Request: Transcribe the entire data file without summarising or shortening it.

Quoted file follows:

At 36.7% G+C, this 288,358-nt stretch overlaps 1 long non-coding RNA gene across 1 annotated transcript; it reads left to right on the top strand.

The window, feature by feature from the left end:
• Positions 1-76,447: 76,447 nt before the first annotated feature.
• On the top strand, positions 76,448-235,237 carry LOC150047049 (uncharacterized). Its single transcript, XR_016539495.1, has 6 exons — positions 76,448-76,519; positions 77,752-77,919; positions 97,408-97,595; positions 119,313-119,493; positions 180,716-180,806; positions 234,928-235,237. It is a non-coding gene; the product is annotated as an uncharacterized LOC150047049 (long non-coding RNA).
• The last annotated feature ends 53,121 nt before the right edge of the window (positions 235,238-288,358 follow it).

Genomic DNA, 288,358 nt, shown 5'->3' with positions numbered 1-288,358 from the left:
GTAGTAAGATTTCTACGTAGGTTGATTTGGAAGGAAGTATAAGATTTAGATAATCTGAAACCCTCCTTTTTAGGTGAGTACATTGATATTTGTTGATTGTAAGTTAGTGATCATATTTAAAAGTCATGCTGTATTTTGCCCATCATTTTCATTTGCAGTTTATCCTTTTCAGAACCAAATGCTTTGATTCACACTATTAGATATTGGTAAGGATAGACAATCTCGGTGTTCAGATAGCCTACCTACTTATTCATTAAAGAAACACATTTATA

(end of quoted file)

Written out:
At 36.7% G+C, this 288,358-nt stretch overlaps 1 long non-coding RNA gene across 1 annotated transcript; it reads left to right on the top strand.

The window, feature by feature from the left end:
• Positions 1-76,447: 76,447 nt before the first annotated feature.
• On the top strand, positions 76,448-235,237 carry LOC150047049 (uncharacterized). Its single transcript, XR_016539495.1, has 6 exons — positions 76,448-76,519; positions 77,752-77,919; positions 97,408-97,595; positions 119,313-119,493; positions 180,716-180,806; positions 234,928-235,237. It is a non-coding gene; the product is annotated as an uncharacterized LOC150047049 (long non-coding RNA).
• The last annotated feature ends 53,121 nt before the right edge of the window (positions 235,238-288,358 follow it).

Genomic DNA, 288,358 nt, shown 5'->3' with positions numbered 1-288,358 from the left:
GTAGTAAGATTTCTACGTAGGTTGATTTGGAAGGAAGTATAAGATTTAGATAATCTGAAACCCTCCTTTTTAGGTGAGTACATTGATATTTGTTGATTGTAAGTTAGTGATCATATTTAAAAGTCATGCTGTATTTTGCCCATCATTTTCATTTGCAGTTTATCCTTTTCAGAACCAAATGCTTTGATTCACACTATTAGATATTGGTAAGGATAGACAATCTCGGTGTTCAGATAGCCTACCTACTTATTCATTAAAGAAACACATTTATA